New York Employers Must Comply with New Sexual Harassment Requirements, Beginning October 2018

Q: I am a New York employer.  How do the upcoming New York State and New York City sexual harassment requirements affect me?  When is the deadline to comply?

A: New York State and New York City have new sexual harassment policy and training requirements for employers.  The New York State requirements go into effect on October 9, 2018 (policy must be adopted by October 9, 2018 and training must be completed by January 1, 2019).  The New York City requirements (training only) go into effect April 1, 2019.  The New York State requirements apply to all employers, and the New York City requirements apply to employers with 15 or more employees in New York City.

The City and State training requirements are similar, so employers that do not yet meet the City threshold of 15 employees should consider complying with the City requirements regardless. That way, should the employer reach the 15 employee threshold, it will already be in compliance.

New York State requires that all employers implement a written anti-harassment policy by October 9, 2018. Employees should sign acknowledgments, and employers should keep the acknowledgments on file for at least three years.  The policy must have a number of elements:

  • State that sexual harassment is a form of employee misconduct and sanctions will be enforced against individuals engaging in sexual harassment and against supervisory and managerial personnel who knowingly allow sexual harassment to continue;
  • Provide examples of prohibited conduct;
  • Include information about the federal and state statutory sexual harassment provisions and remedies applicable to victims of sexual harassment, as well as a statement that there may be applicable local laws;
  • Include a standard complaint form;
  • Include a procedure for the timely and confidential investigation of complaints that ensures due process for all parties;
  • Inform employees of their rights of redress and administrative and judicial forums for adjudicating sexual harassment complaints; and
  • State that retaliation against individuals who complain about sexual harassment or who testify or assist in any proceeding under the law is unlawful.In addition to the above policy requirements, the laws also require annual sexual harassment training. New York State requires that all employees must be trained by January 1, 2019. New York City requires that all employees be trained by April 1, 2020 (one year from the effective date of the law). Employers with employees in New York City must comply with both laws, and thus must complete training by January 1, 2019. The training must be interactive and include:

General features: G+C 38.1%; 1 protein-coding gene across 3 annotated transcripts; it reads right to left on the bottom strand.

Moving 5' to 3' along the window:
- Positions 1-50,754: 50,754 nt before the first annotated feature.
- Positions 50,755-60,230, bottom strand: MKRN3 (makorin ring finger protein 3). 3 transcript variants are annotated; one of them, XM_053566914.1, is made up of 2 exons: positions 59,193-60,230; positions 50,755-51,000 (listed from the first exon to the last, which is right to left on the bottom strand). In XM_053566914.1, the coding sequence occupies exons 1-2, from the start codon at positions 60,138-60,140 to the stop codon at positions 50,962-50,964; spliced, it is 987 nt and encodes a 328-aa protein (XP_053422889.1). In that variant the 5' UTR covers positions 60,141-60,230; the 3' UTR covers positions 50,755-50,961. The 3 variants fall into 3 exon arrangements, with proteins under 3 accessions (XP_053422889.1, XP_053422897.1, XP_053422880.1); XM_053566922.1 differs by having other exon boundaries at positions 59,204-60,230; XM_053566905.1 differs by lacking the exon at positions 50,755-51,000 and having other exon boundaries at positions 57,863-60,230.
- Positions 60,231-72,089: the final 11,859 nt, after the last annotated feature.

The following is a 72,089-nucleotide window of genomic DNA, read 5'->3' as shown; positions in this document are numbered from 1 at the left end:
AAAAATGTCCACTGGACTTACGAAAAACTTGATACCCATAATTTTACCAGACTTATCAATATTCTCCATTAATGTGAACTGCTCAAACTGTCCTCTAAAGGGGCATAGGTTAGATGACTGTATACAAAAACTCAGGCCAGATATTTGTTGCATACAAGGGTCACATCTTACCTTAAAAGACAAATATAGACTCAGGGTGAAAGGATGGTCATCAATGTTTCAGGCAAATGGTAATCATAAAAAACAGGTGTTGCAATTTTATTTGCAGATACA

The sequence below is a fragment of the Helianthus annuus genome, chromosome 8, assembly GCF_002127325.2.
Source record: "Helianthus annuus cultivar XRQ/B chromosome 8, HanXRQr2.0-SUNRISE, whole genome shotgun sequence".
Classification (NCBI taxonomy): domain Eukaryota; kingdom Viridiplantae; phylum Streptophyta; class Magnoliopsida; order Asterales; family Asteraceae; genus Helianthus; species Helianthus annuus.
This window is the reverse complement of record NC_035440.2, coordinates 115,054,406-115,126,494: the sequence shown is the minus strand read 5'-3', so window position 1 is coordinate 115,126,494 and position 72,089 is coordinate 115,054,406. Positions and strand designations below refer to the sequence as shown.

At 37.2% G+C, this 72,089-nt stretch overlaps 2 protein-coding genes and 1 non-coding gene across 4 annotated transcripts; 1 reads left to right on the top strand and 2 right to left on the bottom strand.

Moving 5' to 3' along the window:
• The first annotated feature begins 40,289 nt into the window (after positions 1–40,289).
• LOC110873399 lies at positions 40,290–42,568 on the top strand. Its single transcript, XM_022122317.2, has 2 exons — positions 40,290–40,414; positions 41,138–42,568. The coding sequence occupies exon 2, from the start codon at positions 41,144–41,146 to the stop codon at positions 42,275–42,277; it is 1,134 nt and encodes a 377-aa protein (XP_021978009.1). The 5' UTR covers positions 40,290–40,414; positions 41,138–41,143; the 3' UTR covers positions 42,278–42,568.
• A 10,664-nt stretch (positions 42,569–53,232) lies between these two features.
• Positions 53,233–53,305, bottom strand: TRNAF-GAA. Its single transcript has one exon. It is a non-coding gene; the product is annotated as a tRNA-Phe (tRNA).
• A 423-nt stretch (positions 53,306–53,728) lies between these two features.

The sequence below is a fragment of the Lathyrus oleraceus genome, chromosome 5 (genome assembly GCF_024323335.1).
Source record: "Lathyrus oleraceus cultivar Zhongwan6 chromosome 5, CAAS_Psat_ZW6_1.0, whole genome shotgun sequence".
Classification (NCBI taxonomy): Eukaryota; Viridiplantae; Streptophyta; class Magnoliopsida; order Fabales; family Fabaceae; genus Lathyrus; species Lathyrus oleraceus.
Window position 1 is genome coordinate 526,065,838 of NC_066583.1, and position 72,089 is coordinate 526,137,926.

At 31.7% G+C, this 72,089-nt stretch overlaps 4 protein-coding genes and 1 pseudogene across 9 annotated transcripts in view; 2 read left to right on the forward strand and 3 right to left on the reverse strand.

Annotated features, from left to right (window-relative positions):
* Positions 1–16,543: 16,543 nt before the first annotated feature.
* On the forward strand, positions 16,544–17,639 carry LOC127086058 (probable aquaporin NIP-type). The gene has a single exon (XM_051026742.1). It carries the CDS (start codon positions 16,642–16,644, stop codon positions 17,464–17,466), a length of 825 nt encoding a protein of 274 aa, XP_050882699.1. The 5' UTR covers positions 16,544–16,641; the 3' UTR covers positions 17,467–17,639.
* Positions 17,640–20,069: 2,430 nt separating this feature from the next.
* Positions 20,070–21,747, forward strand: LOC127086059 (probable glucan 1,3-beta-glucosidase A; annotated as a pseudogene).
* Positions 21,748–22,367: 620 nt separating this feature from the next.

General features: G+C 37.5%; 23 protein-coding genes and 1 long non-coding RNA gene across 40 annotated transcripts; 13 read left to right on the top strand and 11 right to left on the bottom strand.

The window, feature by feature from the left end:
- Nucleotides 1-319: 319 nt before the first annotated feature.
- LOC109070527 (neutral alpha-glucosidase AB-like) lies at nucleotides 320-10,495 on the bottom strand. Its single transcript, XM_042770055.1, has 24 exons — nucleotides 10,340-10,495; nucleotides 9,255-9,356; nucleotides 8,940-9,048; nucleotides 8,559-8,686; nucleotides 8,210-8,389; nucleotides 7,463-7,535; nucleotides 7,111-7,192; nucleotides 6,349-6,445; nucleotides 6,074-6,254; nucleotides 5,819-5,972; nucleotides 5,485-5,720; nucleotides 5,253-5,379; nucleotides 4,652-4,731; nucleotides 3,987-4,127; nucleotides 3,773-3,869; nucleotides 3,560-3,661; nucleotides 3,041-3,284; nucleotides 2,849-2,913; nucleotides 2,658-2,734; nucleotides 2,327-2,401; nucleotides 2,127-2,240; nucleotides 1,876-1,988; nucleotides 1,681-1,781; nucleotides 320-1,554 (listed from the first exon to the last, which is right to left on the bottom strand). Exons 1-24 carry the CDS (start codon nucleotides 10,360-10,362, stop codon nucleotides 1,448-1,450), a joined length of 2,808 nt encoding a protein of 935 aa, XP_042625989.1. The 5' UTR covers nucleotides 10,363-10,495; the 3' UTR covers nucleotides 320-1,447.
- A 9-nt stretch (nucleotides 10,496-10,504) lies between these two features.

• An explanation of what constitutes sexual harassment;
  • Examples of conduct that constitute unlawful sexual harassment;
  • Information about federal and state statutory provisions concerning sexual harassment and available remedies;
  • Information about rights of redress and all available forums for adjudicating complaints;
  • Information about supervisor/managerial conduct and additional responsibilities;
  • Information about internal and external complaint processes; and
  • Information about bystander intervention (New York City specific).Both the City and State require annual training. New employees must complete sexual harassment training within 30 days of beginning work. The training must be interactive, which means the program should include questions for employees and allow employees to ask questions. While a live trainer is the most effective form of training, training can be web-based, so long as it is sufficiently interactive.To prepare for the new requirements, employers should update (or create) compliant sexual harassment policies, and get written acknowledgments of the policy from every employee, and also prepare to meet the requirements for sexual harassment training. New York State has released a model policy and training materials. However, they are still open to public comment until September 12, and may be subject to change.  Employers who would like assistance with policy or training compliance or who have additional questions should contact counsel

–Jessica Rothenberg

Massachusetts Employers Take Heed: New Non-Compete Law Adds Important New Requirements and Prohibitions

Q: My company is headquartered in Massachusetts. Does the new Massachusetts law on non-competes change how I structure non-compete agreements with employees?

A: Massachusetts recently enacted a new law outlining the requirements for valid employee non-competition agreements.  The law will go into effect for non-competition agreements entered into on October 1, 2018 and later.  Agreements signed prior to the new law will remain valid.

Significantly, the law limits the non-compete period to 12 months in most circumstances, and requires that employers offer the employee paid “garden leave” for the length of the restricted period of at least 50% of the employee’s highest base salary during the prior two years (or some “other mutually-agreed upon consideration,” which the agreement must specify). Moreover, the law prohibits agreements with non-exempt employees and provides that agreements with employees who have been terminated without cause or laid off are not enforceable unless they are included as part of a separation agreement.